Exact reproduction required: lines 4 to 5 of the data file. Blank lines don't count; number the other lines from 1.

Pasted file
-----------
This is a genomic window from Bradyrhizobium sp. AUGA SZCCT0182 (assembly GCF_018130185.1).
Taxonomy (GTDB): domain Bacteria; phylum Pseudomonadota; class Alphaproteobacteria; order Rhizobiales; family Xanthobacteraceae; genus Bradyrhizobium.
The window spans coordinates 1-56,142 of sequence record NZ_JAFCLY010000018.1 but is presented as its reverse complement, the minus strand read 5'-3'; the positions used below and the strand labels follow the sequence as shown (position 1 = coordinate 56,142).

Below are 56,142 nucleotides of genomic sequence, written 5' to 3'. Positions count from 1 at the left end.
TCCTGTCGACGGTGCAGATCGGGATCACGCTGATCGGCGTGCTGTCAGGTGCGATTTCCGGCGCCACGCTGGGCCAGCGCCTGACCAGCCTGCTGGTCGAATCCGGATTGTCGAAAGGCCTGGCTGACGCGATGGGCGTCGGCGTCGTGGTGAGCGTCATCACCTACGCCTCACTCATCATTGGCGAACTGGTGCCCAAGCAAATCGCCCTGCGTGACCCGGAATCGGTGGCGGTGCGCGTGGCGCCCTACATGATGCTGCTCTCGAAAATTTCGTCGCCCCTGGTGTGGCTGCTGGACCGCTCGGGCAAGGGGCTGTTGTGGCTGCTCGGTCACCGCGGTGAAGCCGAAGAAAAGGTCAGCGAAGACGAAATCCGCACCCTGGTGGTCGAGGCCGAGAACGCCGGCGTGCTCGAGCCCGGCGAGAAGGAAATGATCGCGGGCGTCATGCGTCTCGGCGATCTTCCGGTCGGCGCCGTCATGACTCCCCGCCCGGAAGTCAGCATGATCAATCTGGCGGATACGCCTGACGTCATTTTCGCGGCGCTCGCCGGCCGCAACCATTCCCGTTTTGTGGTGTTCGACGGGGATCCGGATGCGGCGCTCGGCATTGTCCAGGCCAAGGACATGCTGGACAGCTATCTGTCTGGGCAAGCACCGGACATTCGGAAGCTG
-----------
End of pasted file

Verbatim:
Below are 56,142 nucleotides of genomic sequence, written 5' to 3'. Positions count from 1 at the left end.
TCCTGTCGACGGTGCAGATCGGGATCACGCTGATCGGCGTGCTGTCAGGTGCGATTTCCGGCGCCACGCTGGGCCAGCGCCTGACCAGCCTGCTGGTCGAATCCGGATTGTCGAAAGGCCTGGCTGACGCGATGGGCGTCGGCGTCGTGGTGAGCGTCATCACCTACGCCTCACTCATCATTGGCGAACTGGTGCCCAAGCAAATCGCCCTGCGTGACCCGGAATCGGTGGCGGTGCGCGTGGCGCCCTACATGATGCTGCTCTCGAAAATTTCGTCGCCCCTGGTGTGGCTGCTGGACCGCTCGGGCAAGGGGCTGTTGTGGCTGCTCGGTCACCGCGGTGAAGCCGAAGAAAAGGTCAGCGAAGACGAAATCCGCACCCTGGTGGTCGAGGCCGAGAACGCCGGCGTGCTCGAGCCCGGCGAGAAGGAAATGATCGCGGGCGTCATGCGTCTCGGCGATCTTCCGGTCGGCGCCGTCATGACTCCCCGCCCGGAAGTCAGCATGATCAATCTGGCGGATACGCCTGACGTCATTTTCGCGGCGCTCGCCGGCCGCAACCATTCCCGTTTTGTGGTGTTCGACGGGGATCCGGATGCGGCGCTCGGCATTGTCCAGGCCAAGGACATGCTGGACAGCTATCTGTCTGGGCAAGCACCGGACATTCGGAAGCTG